Tuesday, 1 December 2009

Talent Code

I have just finished reading Daniel Coyle's 'The Talent Code'. It adds some biology to the idea that 'you are what you do' and '(deep) practice makes perfect'. It is no revelation that our brains are plastic and can adapt throughout life - but Coyle digs a little deeper.

Myelin is a waxy substance that can be prompted to insulate neural networks. The significance of this is that:
  1. All human thought and deed is simply an electrical pulse between neurons,
  2. Myelin wraps around these circuits, the insulating effect of which is to boost signal "strength, speed and accuracy",
  3. Increased firing of a circuit promotes myelination of that circuit and so it fires with increased efficiency and fluidity.
This manifests as 'skill'. The general idea is to engage with 'deep practice' - which is driven by passion and persistence, but which is 'mistake focused' - a situation where you push yourself to the borderline of your ability, where mistakes will occur, but at a point where you can self-correct. The challenging nature of this approach, the novelty of random error, forces us to learn, prompting myelination which makes us remember.

Broadly, Coyle advises us to:
  1. Break the skill up in to manageable chunks, and,
  2. Repeat.
As electrical impulses are sent down the nerve fibres, the chain of fibres is wrapped in myelin. This process of myelination is paramount. It insulates this neural circuit and optimises the impulse:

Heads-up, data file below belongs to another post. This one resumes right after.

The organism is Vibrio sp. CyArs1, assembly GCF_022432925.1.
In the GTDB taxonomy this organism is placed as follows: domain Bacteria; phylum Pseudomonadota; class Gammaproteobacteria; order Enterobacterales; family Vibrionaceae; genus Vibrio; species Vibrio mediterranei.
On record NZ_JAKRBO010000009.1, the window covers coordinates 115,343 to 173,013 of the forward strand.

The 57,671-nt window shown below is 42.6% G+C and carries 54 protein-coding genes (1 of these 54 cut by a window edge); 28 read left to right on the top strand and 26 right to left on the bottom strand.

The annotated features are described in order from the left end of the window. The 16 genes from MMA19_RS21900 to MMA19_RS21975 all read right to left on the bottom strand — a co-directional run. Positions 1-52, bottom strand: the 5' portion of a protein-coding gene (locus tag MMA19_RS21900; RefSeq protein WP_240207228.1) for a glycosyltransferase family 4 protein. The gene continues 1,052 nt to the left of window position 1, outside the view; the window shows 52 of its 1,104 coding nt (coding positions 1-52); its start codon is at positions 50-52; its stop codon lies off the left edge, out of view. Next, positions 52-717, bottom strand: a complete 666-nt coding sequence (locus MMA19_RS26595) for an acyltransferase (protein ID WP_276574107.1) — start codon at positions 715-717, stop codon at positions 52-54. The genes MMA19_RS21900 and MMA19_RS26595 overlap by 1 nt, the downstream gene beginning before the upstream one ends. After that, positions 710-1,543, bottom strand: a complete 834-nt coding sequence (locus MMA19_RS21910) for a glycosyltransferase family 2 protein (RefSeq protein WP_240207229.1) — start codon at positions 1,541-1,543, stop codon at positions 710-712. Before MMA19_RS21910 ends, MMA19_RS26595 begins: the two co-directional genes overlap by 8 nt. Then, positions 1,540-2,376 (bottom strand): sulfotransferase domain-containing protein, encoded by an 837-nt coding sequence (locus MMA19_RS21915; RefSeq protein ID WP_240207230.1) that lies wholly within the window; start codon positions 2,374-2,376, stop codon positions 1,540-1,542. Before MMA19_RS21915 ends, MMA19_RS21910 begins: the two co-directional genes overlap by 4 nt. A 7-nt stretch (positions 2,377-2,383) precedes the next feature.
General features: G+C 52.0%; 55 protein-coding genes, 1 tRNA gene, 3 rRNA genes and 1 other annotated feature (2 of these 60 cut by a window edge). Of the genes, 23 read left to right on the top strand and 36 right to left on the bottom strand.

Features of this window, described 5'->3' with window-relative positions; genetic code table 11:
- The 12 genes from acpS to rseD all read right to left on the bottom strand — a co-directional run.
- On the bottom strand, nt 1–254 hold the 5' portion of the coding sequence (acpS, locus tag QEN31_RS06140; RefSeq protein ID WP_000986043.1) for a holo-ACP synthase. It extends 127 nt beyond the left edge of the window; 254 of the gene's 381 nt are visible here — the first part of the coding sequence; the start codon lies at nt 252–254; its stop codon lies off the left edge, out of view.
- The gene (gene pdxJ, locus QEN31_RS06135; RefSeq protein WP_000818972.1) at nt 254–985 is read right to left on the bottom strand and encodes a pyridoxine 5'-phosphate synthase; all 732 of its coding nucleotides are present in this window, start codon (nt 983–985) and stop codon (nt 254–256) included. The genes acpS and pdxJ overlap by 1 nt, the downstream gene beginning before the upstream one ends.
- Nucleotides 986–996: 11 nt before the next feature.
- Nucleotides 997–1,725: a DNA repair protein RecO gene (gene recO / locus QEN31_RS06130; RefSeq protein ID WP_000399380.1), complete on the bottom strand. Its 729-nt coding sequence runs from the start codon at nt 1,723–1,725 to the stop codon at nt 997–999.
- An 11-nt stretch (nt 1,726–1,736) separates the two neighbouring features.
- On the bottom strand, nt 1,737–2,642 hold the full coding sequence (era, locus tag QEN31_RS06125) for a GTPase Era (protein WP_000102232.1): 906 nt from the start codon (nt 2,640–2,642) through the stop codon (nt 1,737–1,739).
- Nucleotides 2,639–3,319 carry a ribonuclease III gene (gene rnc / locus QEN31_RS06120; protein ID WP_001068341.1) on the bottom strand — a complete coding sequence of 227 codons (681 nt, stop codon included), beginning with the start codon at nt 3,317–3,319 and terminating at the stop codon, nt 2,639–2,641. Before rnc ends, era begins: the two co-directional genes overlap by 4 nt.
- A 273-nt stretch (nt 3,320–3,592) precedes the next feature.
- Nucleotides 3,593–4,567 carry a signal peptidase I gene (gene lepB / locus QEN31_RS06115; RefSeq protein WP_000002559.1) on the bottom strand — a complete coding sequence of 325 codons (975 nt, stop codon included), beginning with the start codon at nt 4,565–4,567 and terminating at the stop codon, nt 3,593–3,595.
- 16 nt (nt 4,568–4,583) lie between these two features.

• "Neural traffic...with myelin's help [can] accelerate to two hundred miles and hour. The refactory time (the wait required between one signal and the next), decreases by a factor of 30"
The combined effect of this is "...to boost overall information-processing capability by 3000 times". He goes on to note that "...myelin has the capacity to regulate velocity, speeding or occasionally even slowing signals to they hit synapses at the optimal time".
Finally, Coyle gives us the four fundamentals of myelin:
  1. The firing of a circuit is paramount. Myelin responds to the 'urgent-firing' of electrical impulses along a circuit.
  2. Myelin is universal. It doesn't care what you are doing, it responds to what you do! Coyle describes it as 'meritocratic'. Those circuits fired most get priority myelination. (Those of you inclined to watch soap operas or daytime talk-shows on TV for large amounts of your time might want to reflect upon this!)
  3. Myelin wraps - it doesn't unwrap. This is why habits are hard to break! Myelinating a new habit will change behaviour! Only disease or aging removes myelin.
  4. Age matters. We net-gain myelin until about 50 years of age (although after this time we can still myelinate).
Fascinating subject.

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